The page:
That’s not always easy. It requires insight and observation. Asking yourself, what am I hoping for and can that happen? What are the chances? Accepting that you’re not going to get the results from the current situation can be difficult too. It can mean accepting a truth you don’t want to face, like this person really won’t ever stop drinking or you won’t ever get promoted in this job, or your parent will never be the accepting nurturing parent you think you deserve. Accepting those facts might pressure you to change and change is scary. I tell people all the time that they don’t have to change. But they do have to accept where they are if they want to stop being disappointed. acceptance

I asked a young nine-year-old client to give me an example of a time she felt disappointed. She said, “when my brother got invited to the Cardinals game and I didn’t. I was mad because I really wanted to go. THAT was disappointing.” She was right on the money. She got it. Hopefully we adults can also be so wise and recognize the emotion for what it is and get better at handling that gigantic capital D.

Everyone Must Always Do This Or Else Bad Things Will Happen

What is wrong with this title? If we think like this, we might feel rotten! So let’s break it down:

“Everyone” is an overgeneralization. “Must” is self criticizing and inspires guilt feelings. “Always” is another overgeneralization. “Bad” is an all-or-nothing term. “Or Else” is fortune-telling. And the whole sentence is considered “catastrophizing” or blowing things out of proportion. Most people don’t think all of these terms in one phrase, but many people think some of them often…

If you are working on being more positive, optimistic or in less of a funk, there are some simple tools you can use to accomplish this. The first step is to pay attention to the thoughts in your head and the things you say,  try to recognize negative statements and turn them into positives. One common list of negative thought patterns in the world of psychology is called cognitive distortions. These were made famous by psychologists Aaron Beck and David Burns who taught that catching them and turning them into positives is called cognitive restructuring. More simply put, we are going to catch those negative thoughts and turn em around, catch em and turn em around, changing the bad habit of negative thinking. Here are the most common patterns to watch for. negative thoughts (more…)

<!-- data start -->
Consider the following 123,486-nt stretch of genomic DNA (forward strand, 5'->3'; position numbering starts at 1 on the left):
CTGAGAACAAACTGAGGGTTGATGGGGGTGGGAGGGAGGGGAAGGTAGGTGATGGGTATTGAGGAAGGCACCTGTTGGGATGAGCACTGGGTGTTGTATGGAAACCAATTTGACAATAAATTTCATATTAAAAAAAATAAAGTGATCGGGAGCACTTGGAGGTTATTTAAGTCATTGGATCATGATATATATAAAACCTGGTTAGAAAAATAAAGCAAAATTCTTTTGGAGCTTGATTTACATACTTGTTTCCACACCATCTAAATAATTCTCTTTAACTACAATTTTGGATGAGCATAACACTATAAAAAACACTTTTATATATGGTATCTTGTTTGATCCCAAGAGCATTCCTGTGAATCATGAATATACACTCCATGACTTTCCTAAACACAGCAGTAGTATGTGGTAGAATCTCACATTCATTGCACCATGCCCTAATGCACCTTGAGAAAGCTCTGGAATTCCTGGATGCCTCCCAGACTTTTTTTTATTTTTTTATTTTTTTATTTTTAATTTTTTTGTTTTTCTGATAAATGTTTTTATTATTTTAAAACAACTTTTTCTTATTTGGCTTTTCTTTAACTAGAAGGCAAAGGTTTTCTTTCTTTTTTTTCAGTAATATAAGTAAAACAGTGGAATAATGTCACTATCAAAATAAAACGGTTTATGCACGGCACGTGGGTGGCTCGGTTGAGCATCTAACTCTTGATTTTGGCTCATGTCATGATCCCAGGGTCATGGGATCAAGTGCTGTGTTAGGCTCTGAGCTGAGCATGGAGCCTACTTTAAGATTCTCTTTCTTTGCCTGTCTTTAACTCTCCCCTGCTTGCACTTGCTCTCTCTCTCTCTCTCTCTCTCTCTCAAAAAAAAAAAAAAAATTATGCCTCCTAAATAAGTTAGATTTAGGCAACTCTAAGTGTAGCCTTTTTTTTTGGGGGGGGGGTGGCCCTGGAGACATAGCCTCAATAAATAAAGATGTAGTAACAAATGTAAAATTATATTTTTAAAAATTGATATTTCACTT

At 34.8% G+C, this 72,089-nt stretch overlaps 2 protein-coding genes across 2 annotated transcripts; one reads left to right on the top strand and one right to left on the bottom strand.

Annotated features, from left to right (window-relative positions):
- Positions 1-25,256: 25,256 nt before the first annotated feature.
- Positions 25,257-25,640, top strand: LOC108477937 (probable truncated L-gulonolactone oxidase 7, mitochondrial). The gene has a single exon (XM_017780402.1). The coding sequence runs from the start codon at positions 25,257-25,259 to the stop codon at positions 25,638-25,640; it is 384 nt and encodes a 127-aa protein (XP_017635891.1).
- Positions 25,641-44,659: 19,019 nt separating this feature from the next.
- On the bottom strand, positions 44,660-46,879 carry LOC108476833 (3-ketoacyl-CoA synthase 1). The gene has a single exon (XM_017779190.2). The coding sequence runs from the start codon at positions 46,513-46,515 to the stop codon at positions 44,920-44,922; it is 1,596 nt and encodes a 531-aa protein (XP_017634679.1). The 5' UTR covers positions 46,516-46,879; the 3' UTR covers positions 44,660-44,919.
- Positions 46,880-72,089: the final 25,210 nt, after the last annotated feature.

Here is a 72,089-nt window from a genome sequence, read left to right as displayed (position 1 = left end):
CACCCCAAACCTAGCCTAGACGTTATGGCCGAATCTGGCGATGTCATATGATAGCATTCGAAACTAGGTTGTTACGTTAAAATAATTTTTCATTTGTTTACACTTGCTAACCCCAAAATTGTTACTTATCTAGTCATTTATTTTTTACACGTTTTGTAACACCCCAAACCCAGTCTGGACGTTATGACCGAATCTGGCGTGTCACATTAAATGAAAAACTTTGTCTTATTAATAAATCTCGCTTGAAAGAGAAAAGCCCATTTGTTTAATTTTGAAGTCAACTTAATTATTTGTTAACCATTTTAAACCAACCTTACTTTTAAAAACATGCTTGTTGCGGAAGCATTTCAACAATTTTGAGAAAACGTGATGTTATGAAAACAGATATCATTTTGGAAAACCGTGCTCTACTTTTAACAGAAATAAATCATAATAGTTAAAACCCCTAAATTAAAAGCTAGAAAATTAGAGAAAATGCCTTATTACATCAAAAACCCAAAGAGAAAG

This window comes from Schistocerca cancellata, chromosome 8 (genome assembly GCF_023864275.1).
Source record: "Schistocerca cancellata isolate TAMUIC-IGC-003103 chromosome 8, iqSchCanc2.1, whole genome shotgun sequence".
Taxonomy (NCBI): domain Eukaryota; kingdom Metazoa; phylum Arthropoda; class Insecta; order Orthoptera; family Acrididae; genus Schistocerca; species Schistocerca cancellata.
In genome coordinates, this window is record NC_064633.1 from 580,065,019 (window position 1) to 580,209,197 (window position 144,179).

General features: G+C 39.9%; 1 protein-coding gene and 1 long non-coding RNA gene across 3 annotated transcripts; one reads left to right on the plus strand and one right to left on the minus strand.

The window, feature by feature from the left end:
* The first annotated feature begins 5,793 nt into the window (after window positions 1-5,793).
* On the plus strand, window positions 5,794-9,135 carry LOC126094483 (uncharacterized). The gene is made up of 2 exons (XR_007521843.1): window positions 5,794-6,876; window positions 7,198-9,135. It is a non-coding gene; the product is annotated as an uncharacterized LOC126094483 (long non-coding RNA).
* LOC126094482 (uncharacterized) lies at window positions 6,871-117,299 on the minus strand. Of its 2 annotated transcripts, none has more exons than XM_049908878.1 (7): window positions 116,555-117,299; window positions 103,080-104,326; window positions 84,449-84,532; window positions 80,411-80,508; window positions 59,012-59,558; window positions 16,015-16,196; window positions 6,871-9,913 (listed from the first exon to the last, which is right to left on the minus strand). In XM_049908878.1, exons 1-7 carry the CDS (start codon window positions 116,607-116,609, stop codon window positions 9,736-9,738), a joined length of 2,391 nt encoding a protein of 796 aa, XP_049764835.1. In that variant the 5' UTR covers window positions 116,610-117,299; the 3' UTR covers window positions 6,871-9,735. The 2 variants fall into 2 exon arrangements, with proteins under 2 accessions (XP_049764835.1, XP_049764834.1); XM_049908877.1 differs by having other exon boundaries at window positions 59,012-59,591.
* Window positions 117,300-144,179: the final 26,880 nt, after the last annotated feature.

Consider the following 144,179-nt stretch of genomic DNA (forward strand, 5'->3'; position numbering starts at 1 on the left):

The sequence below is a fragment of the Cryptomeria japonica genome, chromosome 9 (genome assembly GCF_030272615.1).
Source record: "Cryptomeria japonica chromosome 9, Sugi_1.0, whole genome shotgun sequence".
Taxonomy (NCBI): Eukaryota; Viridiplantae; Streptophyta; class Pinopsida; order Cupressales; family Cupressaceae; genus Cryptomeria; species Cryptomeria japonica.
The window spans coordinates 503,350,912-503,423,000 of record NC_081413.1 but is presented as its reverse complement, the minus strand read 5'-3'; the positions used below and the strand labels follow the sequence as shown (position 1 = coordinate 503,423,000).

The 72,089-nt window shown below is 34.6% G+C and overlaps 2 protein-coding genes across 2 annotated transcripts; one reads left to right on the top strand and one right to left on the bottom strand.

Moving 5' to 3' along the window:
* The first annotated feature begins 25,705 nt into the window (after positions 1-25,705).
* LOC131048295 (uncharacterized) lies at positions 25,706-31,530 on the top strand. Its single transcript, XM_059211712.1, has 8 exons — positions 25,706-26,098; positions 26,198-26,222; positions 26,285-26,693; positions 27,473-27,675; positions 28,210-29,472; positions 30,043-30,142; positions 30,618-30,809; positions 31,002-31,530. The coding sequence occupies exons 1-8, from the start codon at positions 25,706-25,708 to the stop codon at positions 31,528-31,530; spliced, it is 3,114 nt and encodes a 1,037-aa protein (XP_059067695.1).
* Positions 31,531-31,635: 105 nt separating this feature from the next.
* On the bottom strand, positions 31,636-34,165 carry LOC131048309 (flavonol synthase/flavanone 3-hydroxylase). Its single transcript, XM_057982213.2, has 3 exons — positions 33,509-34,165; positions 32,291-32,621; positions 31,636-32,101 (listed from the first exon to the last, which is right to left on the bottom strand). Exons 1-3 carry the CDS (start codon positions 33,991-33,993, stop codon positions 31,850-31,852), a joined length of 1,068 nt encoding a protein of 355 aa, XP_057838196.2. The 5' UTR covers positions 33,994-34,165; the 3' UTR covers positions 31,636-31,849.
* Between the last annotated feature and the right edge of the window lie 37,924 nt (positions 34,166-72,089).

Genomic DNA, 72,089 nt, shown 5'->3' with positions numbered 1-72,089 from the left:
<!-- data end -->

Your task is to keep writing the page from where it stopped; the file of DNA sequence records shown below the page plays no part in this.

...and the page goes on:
But I’m not Catholic.

Last Wednesday began the Christian season of Lent, the 40 days from Ash Wednesday to Easter Sunday.  Every year I make a personal committment of positive self-growth during Lent.  But when I tell this to other people, they often say, “But you’re not Catholic!” Ok, you’re right, but I don’t think Catholics own the rights to Lenten sacrifice. Granted their no-meat/ fish fry season is well-known among us heathens, but obviously there is so much more to Lent.  My friend Pastor Scott Elliott shares his thoughts in the following YouTube video about the meaning of Lent.  The letting go of the old, and changing BEHAVIORS as a process of renewal.  This does not have to be a Christian-only practice. The concept of personal sacrifice for renewal is well-known.

Yogic science practices 40 days to change a habit.  I have heard people say it takes 21 days in a row to change a habit. There are stories of people who set a goal to make a change for a year, giving up credit cards for a whole year, or eating only 7 foods for 7 months. People fast for political change. Many of us set New Year’s resolutions to make personal improvement and change. Monday is the day to start the diet. National Smoke Out Day reminds smokers to quit.  All landmark dates of Mark, Set, Go!

Besides being a reminder of a Man who sacrificed his Life for ours, Lent can be a recommittment to personal growth, to positive change. A kick in the pants to keep working on self-improvement.  Of course you don’t have to start on Ash Wednesday, or follow the Lenten calendar.  Pick a day, any day, and make a committment to yourself.  In high school we had a motivational speaker named Mark Scharenbrock who taught us “Today is the first day of the rest of your life.”  This resonates in my head all the time.  Where do I go from here?  If we focus too much on the past we get stuck. So let’s put one foot in front of the other and keep moving forward.  In AA treatment they talk about “therapeutic relapse.” Does that mean it was good to start drinking again? No, but let’s learn from it, why did it happen, and how can we keep it from happening again.  This can be true with anything we want to change. Give yourself room for error, 92% is still an A.

Below are some links I found when I googled sacrifice and change. They do a good job at suggesting how to set these personal change goals and make them happen.

We all know teetotalers. We all know hypocritical church-goers. Lent is not just for Catholics or Christians, it is for anyone who wants to make a personal committment to self growth and renewal. Today is the first day of the rest of your life, let’s get started. Ready, Set, GO!